Defendant argues in his brief that article 246 of the Code of Criminal Procedure is unconstitutional, but his pleadings fail to disclose any such plea; and counsel's brief forms no part of the pleadings. As we find no plea in the record attacking the constitutionality of the codal article we cannot consider defendant's argument in that respect.
Defendant filed a lengthy motion for a new trial, in which he alleges and attempts to show that the evidence adduced by the state was insufficient for his conviction, and in which he reiterates the several matters and things set up in his motions to quash, for a bill of particulars, and to elect. But this court has no jurisdiction as to the insufficiency of evidence to convict in a criminal case. State v. Fernandez, 171 La. 1093, 133 So. 168. And the contentions raised by defendant in his preliminary motions are untenable as we have hereinabove shown.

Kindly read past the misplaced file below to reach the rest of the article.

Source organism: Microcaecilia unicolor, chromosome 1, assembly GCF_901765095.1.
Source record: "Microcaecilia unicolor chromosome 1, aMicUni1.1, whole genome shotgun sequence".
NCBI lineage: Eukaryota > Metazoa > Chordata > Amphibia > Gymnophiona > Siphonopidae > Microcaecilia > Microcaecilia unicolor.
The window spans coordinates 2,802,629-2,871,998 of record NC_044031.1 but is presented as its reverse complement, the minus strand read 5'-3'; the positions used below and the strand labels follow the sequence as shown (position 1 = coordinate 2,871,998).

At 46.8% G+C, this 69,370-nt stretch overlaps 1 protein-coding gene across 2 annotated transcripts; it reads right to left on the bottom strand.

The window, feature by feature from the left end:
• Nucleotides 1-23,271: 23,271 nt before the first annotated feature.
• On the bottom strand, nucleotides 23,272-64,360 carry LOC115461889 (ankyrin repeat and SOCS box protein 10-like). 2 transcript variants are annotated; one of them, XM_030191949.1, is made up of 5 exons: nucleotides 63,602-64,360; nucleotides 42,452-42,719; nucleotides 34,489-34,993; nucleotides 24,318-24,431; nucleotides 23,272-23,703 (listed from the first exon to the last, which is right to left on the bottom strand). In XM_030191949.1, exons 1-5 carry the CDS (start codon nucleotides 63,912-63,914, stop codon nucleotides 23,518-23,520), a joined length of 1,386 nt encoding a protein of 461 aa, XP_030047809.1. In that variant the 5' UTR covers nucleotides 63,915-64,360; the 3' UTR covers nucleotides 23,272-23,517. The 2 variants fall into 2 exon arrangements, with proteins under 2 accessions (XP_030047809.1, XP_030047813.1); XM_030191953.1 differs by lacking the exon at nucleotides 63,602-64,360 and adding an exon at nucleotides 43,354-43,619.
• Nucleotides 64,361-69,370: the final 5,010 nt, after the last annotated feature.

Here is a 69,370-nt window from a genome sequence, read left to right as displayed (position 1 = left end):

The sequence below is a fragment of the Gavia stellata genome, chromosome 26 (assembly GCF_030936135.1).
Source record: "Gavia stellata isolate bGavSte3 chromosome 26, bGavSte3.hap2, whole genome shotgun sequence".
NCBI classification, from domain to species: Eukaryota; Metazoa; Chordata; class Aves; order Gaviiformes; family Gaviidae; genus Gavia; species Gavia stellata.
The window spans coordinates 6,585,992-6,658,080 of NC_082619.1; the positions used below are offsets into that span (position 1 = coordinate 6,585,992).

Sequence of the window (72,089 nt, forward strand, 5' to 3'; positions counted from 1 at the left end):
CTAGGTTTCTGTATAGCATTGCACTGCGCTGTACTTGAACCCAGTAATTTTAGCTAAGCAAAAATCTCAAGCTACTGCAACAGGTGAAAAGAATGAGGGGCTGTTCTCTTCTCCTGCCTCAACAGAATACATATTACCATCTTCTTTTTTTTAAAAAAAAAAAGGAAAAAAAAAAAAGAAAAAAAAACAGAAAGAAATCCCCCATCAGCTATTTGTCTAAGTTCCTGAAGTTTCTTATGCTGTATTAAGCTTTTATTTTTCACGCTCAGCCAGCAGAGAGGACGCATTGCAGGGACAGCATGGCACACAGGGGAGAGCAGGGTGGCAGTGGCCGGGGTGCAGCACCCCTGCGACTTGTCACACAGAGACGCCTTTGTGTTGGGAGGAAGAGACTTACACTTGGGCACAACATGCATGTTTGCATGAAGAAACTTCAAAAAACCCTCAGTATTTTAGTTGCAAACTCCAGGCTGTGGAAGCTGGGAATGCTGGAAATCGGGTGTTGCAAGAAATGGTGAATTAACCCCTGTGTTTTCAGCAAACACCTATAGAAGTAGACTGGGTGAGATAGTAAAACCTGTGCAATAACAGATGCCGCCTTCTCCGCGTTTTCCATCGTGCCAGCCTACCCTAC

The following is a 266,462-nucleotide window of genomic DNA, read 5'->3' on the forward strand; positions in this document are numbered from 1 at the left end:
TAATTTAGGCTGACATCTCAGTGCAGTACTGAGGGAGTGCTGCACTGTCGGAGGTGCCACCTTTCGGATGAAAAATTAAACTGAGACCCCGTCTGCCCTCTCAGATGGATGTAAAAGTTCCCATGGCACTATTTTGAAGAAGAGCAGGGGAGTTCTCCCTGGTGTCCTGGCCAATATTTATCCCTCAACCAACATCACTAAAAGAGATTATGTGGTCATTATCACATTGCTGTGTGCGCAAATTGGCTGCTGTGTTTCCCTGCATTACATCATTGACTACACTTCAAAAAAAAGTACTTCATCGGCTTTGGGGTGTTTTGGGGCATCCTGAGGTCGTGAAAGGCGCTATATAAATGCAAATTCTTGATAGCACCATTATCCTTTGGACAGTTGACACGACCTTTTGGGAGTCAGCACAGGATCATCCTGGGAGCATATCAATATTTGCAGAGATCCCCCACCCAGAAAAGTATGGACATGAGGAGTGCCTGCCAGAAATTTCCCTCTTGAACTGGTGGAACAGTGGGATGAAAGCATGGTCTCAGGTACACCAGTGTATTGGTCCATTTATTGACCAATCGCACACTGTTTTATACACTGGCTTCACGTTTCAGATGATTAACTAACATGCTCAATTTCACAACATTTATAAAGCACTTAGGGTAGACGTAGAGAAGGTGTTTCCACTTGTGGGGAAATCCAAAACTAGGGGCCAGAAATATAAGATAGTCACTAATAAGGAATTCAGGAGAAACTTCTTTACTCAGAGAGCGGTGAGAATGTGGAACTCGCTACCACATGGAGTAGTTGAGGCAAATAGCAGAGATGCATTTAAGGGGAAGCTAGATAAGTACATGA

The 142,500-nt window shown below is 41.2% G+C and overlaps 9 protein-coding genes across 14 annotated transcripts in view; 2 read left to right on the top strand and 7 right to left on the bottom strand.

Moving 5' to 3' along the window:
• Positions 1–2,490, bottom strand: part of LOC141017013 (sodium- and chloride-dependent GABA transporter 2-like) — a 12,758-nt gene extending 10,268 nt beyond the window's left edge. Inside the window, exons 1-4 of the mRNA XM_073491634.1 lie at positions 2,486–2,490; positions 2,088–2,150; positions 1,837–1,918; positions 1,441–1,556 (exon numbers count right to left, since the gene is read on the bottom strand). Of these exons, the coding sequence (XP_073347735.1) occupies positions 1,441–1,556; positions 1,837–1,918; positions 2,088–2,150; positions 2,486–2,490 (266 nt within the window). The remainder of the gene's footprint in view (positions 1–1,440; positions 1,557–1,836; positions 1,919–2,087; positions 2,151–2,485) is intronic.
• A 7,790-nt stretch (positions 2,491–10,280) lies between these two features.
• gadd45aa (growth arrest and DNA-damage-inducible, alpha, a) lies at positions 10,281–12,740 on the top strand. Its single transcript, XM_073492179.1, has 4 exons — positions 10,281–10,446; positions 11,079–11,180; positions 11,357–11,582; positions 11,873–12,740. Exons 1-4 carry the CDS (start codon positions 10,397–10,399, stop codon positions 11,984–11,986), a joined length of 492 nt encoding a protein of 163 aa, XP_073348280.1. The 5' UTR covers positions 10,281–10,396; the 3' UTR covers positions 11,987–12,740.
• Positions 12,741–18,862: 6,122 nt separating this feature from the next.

Defendant also sets up in his motion for a new trial the illegality of his conviction in view of the finding of the jury that neither he nor his codefendant Pezant were guilty of stealing the property which defendant was convicted of receiving. The same contention is also set up by defendant in his motion in arrest of judgment.
In support of his contention, defendant relies on the cases of State v. Antoine et al., 42 La. Ann, 945, 8 So. 529, 530; State v. Haines, 51 La. Ann. 731, 25 So. 372, 44 L.R.A. 837; State v. St. Philip, 169 La. 468, 125 So. 451; State v. Orlando, 171 La. 98, 129 So. 685. These cases, however, are not appropriate to the present case.
In the Haines, St. Philip and Orlando Cases, this court held that the common-law distinction between a principal in the first degree and a principal in the second degree must not be lost sight of in the prosecution of a person for being present, aiding, and abetting in the commission of a felony. In these cases, the court maintained the contentions of the convicted defendants that their convictions as principals in the second degree could not stand when their principals in the first degree had been acquitted.